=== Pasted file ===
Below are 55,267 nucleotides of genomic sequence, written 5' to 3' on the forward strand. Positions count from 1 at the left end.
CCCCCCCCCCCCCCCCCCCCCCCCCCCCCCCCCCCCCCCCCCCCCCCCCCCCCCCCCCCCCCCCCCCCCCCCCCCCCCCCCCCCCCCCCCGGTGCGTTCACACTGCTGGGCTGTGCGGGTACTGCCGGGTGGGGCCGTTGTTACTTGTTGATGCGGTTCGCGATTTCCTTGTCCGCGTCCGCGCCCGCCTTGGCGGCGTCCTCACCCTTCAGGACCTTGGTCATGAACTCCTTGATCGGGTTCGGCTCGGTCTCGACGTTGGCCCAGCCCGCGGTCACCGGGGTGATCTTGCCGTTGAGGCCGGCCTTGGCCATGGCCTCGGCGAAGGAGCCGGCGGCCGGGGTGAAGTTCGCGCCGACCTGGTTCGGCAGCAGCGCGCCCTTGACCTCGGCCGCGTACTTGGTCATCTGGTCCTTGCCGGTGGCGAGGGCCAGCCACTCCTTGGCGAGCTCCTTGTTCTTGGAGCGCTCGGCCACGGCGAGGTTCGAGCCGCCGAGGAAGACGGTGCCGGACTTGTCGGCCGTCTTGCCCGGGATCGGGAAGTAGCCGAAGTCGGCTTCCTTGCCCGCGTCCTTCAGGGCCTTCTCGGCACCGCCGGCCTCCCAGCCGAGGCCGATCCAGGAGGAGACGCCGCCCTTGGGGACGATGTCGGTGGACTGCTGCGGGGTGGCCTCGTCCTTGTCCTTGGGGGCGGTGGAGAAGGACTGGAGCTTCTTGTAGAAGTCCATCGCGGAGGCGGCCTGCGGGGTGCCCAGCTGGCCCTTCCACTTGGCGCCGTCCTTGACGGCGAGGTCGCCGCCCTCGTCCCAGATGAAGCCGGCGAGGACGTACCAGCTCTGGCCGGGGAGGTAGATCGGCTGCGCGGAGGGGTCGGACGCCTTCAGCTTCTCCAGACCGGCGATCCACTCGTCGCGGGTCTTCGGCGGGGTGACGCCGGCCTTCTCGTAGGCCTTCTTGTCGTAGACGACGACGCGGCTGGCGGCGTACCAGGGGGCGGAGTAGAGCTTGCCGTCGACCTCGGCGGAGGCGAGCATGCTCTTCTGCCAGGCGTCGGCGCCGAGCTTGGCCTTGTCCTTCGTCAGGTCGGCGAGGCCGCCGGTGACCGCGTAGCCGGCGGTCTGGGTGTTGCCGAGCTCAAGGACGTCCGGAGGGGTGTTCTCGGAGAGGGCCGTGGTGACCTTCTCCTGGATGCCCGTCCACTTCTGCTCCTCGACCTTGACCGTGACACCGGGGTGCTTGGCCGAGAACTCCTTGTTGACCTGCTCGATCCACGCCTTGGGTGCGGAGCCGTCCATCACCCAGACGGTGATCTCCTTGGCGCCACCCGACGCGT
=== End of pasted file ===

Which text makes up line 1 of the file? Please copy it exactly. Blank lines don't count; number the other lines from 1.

Below are 55,267 nucleotides of genomic sequence, written 5' to 3' on the forward strand. Positions count from 1 at the left end.